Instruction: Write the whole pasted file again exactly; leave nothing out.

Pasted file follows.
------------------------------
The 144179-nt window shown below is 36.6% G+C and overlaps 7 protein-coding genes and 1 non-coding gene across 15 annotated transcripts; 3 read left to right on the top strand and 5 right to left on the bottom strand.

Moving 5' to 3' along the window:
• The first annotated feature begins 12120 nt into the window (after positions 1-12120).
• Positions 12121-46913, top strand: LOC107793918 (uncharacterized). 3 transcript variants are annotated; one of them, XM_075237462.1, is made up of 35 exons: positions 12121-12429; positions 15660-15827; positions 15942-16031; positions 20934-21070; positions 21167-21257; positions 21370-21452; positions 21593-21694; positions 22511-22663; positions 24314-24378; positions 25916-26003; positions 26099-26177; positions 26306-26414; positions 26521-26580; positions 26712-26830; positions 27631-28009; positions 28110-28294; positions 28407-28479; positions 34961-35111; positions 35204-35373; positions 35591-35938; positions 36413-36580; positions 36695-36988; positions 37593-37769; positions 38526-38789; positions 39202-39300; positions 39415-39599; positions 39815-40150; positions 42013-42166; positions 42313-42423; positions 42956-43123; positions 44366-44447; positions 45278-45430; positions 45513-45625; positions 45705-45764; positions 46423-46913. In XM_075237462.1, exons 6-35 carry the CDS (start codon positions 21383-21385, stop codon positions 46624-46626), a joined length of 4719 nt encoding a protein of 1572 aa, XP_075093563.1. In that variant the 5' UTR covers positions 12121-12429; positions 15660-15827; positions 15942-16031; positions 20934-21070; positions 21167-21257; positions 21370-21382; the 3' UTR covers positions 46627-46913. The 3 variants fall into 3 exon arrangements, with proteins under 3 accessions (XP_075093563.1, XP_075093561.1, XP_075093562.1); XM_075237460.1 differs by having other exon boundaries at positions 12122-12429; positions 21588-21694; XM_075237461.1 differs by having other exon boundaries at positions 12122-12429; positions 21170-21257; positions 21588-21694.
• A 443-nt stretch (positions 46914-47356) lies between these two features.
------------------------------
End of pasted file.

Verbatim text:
The 144179-nt window shown below is 36.6% G+C and overlaps 7 protein-coding genes and 1 non-coding gene across 15 annotated transcripts; 3 read left to right on the top strand and 5 right to left on the bottom strand.

Moving 5' to 3' along the window:
• The first annotated feature begins 12120 nt into the window (after positions 1-12120).
• Positions 12121-46913, top strand: LOC107793918 (uncharacterized). 3 transcript variants are annotated; one of them, XM_075237462.1, is made up of 35 exons: positions 12121-12429; positions 15660-15827; positions 15942-16031; positions 20934-21070; positions 21167-21257; positions 21370-21452; positions 21593-21694; positions 22511-22663; positions 24314-24378; positions 25916-26003; positions 26099-26177; positions 26306-26414; positions 26521-26580; positions 26712-26830; positions 27631-28009; positions 28110-28294; positions 28407-28479; positions 34961-35111; positions 35204-35373; positions 35591-35938; positions 36413-36580; positions 36695-36988; positions 37593-37769; positions 38526-38789; positions 39202-39300; positions 39415-39599; positions 39815-40150; positions 42013-42166; positions 42313-42423; positions 42956-43123; positions 44366-44447; positions 45278-45430; positions 45513-45625; positions 45705-45764; positions 46423-46913. In XM_075237462.1, exons 6-35 carry the CDS (start codon positions 21383-21385, stop codon positions 46624-46626), a joined length of 4719 nt encoding a protein of 1572 aa, XP_075093563.1. In that variant the 5' UTR covers positions 12121-12429; positions 15660-15827; positions 15942-16031; positions 20934-21070; positions 21167-21257; positions 21370-21382; the 3' UTR covers positions 46627-46913. The 3 variants fall into 3 exon arrangements, with proteins under 3 accessions (XP_075093563.1, XP_075093561.1, XP_075093562.1); XM_075237460.1 differs by having other exon boundaries at positions 12122-12429; positions 21588-21694; XM_075237461.1 differs by having other exon boundaries at positions 12122-12429; positions 21170-21257; positions 21588-21694.
• A 443-nt stretch (positions 46914-47356) lies between these two features.